So, it’s Christmas. Almost. Which means Oxford Street must be chock-a-block with shoppers. I opted out of the merry mayhem a while ago – when I started my relationship with Jesus.

I’d watch as people went crazy around me, rushing around buying gifts, spending lots of cash, perhaps cash they didn’t have.

I was on the outside, looking in, watching through a window as the world dashed desperately from store to store wondering what gifts to buy, when the real reason for Christmas was so much more than this, so much more beautiful, so much more profound, so much more… spiritual.

If only people knew the truth, like me, I was sure they would be set free.
I knew The Truth. Jesus. He was real. He was alive. Christmas wasn’t a consumer fest. It wasn’t simply about buying gifts but about God’s gift to us – of salvation, of eternal life, of knowing him.

Christmas was about love – God’s love. Jesus was His plan to rescue us from our stress; from the crazed, hysterical, complex mazes of our lives – and give us peace.

“Peace I leave with you, my peace I give you. I do not give to you as the world gives. Do not let your hearts be troubled and do not be afraid” (John 14:27).

Timothy Keller in his podcast ‘Peace – Overcoming Anxiety’ says anxiety is the opposite of peace. Why do we allow ourselves to get so anxious over Christmas? Why do we allow ourselves to give up our peace? Are we losing sight of The Truth and worshipping another god: the god of commerce?

What happened? How did Christmas become this mass commercial shop-a-ganza? Christmas was about God’s plan to save humanity from itself; from its self-centeredness, selfishness and greed.

Yet now the major retail corporations seem to have succeeded in re-inventing Christmas as the biggest, fastest money-making scheme of the year; the embodiment of selfishness and greed.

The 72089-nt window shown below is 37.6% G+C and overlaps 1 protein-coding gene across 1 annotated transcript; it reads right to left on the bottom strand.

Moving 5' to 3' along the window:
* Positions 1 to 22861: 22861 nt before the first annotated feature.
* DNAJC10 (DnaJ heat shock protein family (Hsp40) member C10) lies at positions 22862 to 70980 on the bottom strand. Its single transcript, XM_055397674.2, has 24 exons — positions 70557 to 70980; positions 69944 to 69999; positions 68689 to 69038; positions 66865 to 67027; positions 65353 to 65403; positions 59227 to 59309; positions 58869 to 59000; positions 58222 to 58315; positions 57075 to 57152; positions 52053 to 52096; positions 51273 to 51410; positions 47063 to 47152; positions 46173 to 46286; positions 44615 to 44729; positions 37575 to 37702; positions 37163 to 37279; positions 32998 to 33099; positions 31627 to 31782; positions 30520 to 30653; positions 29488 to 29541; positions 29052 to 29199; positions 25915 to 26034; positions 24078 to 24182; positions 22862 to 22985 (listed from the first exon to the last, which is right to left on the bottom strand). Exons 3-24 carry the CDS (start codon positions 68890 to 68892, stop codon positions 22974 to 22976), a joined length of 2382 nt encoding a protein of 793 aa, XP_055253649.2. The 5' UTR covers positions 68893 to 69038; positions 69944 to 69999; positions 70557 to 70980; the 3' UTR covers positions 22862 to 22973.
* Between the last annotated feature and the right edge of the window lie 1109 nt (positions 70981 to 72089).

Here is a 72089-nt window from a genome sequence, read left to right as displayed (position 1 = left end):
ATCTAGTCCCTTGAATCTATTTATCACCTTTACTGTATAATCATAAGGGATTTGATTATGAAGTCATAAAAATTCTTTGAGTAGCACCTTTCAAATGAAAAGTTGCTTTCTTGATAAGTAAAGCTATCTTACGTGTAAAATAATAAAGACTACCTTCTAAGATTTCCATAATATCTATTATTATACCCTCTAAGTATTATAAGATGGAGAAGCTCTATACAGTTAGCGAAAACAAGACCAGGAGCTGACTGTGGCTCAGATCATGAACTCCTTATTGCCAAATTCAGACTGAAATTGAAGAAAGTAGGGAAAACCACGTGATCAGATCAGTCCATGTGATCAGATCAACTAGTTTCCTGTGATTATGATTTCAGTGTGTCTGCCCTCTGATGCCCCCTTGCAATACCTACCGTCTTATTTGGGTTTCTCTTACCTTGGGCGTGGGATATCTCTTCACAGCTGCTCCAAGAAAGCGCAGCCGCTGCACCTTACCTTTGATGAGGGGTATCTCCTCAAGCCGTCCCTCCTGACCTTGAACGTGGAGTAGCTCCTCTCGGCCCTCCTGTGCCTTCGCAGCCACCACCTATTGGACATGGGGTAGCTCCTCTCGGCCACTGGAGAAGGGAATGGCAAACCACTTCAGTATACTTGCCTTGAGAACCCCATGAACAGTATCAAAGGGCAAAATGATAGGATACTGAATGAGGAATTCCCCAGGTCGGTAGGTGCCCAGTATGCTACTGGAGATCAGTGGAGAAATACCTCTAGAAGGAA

Has Christmas become a big fat cash cow? Or perhaps we are the ones being milked…for every last drop. Thénardier – the innkeeper in Les Misérables, would be proud!

“When it comes to fixing prices
There’s a lot of tricks I knows
How it all increases, all them bits and pieces
Jesus! It’s amazing how it grows!”

So, how can we find a balance? How can we bless those we love with gifts yet not aid and abet the exploitation of our saviour?

We could take inspiration from the good old Three Wise Men (or ‘magi’) Their gifts of gold, frankincense and myrrh resound with symbolic significance.

Gold was usually reserved for royalty. Gold symbolised that Jesus was king. Jews burned frankincense on the altar in the temple when they worshipped God. Frankincense symbolised Jesus was God. Myrrh was often used for burials. Myrrh symbolised Jesus’s death.

So, together, the magi’s gifts symbolised God’s redemptive plan to rescue humanity: the baby Jesus they had come to worship was the God-king who had come to die.

Such wise gifts! So carefully chosen! They really used their i-magi-nations! Here in Cambodia I saw an advert recently prompting people to consider buying Christmas gifts locally – from local craftspeople, clothes-makers, artists and artisans – ethical consumerism. I’m not sure the big boys in the playground would appreciate that. I can see the Boxing Day headline now: ‘Retail chains claim worst Christmas in decades!’

But not in our hearts… in our hearts, with carefully chosen gifts and a little imagination we could experience the most magical Christmas ever.

I’m opting out of buying presents again this year. However, I received a beautiful gift recently, which I’d love to share with you – a poem from the River Walk blog:

‘This Christmas help us to spend less money…
But more time.
Let us not give to those who expect…
But rather to those who need.
Let us not buy presents…
But rather be Your presence,
To a world lost and dying.
Let us incarnate You.’

Here’s to a magi-cal Christmas!

(image via CreationSwap)

Written by the threads team // threads on  Twitter // threads on  Facebook

We are a collective of Christians from all walks of life, who are living, working and trying to carve out our identity in our worlds. We know our lives can be broken and dislocated and we also know Jesus is the ultimate fixer. We are humble, because we are not worthy. So we’re not judges, and we don’t do platitudes. Life can be full of knots, but we’re living it to the full.

Comments loading!